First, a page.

"A treaty was signed that was unique in the annals of international diplomacy. Knowledgeable observers had long believed that this particular agreement would be impossible to achieve because the issues were so complex and arcane and the initial positions of the negotiating parties so widely divergent. Those present at the signing shared a sense that this was not just the conclusion of another important negotiation, but rather a historic occasion. By their actions, the signatory countries sounded the death knell for an important part of ...international...industry, with implications for billions of dollars in investment and hundreds of thousands of jobs in related sectors. The protocol did not simply prescribe limits... based on 'best available technology,' which had been a traditional way of reconciling environmental goals with economic interests. Rather, the negotiators established target dates for replacing products that had become synonymous with modern standards of living, even though the requisite technologies did not yet exist." -- Richard Elliot Benedick, US Ambassador
What if things had been different? What if the Kyoto Protocol had included hard target emission limits on developing countries? What if it had capped global emissions? What if the U.S. Senate had been willing to ratify it? What if George W. Bush's administration had not backed away from the treaty? What if the US had taken the lead and pushed countries like China, India, and the EU to set aggressive targets? If these things had happened, the passage above might be written today about the Kyoto Protocol.
Instead, as we stand a little over three months away from the end of the Kyoto Protocol's first commitment period, the world finds itself with no internationally binding agreement to combat what is arguably the biggest problem facing today's global inhabitants and future generations.
Looking back on the Montreal Protocol, the treaty for which the passage above was actually written, it seems like a global agreement to limit production and consumption of dangerous chemicals used in refrigerators, air conditioners, and making insulated foam was inevitable. But reading Ambassador Benedick's book, Ozone Diplomacy, a must read for today's generation of environmental leaders, it is clear that it was not.
Big industry, like Dow Chemical, resisted. Other nations, primarily a handful of nations in the EU, tried to scuttle the international negotiations. Factions within the president's inner circle (the president was Ronald Reagan at the time), tried to sabotage the process. And even months before the set of negotiations that finalized the Montreal Protocol, hopes of success looked dim.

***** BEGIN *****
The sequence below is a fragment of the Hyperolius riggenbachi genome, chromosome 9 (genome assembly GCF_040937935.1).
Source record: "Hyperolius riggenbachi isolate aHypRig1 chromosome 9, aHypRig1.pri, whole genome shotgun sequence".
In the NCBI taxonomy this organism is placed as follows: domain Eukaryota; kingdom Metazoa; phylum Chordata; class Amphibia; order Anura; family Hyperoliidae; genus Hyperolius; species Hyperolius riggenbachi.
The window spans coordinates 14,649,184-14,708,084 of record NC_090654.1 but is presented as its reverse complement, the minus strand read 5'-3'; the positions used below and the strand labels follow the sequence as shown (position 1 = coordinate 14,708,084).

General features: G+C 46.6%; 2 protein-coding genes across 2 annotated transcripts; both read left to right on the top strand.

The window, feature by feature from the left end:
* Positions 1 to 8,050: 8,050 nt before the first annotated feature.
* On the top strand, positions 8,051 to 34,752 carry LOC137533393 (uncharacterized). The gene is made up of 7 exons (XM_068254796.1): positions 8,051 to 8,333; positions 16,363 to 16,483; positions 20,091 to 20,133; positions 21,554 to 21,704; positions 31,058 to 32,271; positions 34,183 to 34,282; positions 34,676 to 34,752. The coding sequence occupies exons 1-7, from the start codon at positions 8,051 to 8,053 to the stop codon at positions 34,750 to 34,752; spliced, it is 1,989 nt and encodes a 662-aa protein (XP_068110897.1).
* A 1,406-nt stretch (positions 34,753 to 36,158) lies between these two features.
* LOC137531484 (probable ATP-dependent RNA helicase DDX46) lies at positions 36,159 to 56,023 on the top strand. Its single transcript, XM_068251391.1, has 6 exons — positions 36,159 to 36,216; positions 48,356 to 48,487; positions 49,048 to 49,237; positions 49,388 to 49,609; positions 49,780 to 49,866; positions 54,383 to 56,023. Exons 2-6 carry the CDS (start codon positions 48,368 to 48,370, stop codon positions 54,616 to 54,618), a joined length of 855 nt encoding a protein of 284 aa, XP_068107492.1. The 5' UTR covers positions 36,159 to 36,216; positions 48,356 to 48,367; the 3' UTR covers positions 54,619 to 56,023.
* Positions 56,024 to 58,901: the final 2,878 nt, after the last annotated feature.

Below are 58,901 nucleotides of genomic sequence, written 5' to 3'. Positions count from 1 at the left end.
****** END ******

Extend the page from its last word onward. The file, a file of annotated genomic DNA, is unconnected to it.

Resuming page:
Despite these hurdles, the Montreal Protocol was signed and ratified. And now, nearly 25 years later, the treaty is hailed by international environmental leaders like Durwood Zaelke, president of the Institute for Governance and Sustainable Development, and head of the International Network for Environmental Compliance & Enforcement, as not only the most effective international environmental agreement ever, but also the "best climate treaty to date."
According to Zaelke, the MP has "already delayed climate change by the equivalent of 12 years of CO2 emissions and produced net mitigation equivalent to 135 billion tonnes of CO2 by phasing out nearly 100 other gases that harm the ozone layer and warm the climate by 97%." He added, "In fact, if you included our earlier voluntary efforts, and those at the national level before Montreal was negotiated, we've solved an amount of the climate problem that otherwise would be equal to the contribution from CO2 -- 1.6 watts per square meter. This is astounding, and should give us hope that we can learn how to solve other parts of the climate problem."
The United Nation Environment Programme *UNEP" has declared September 16 to be International Ozone Day. So Happy Ozone Day to you.
And for a generation of younger environmental attorneys, scientists, policy makers, and diplomats, to whom the Montreal Protocol seems like an inevitable treaty -- a logical international agreement to phase out harmful chemicals -- just a quick reminder that it was not.
And for that same generation, who are told that international climate negotiations are dead, know that they are not. As we approach the 20th Anniversary of the United Nations Conference on Environment and Development (UNCED), more commonly known as the Rio Earth Summit, the world still needs a solution. And you are it.
So, again, happy Ozone Day, please read Ozone Diplomacy and visit Zaelke's web site, and good luck in creating an international agreement about which someone will write an equally glowing passage in the years to come.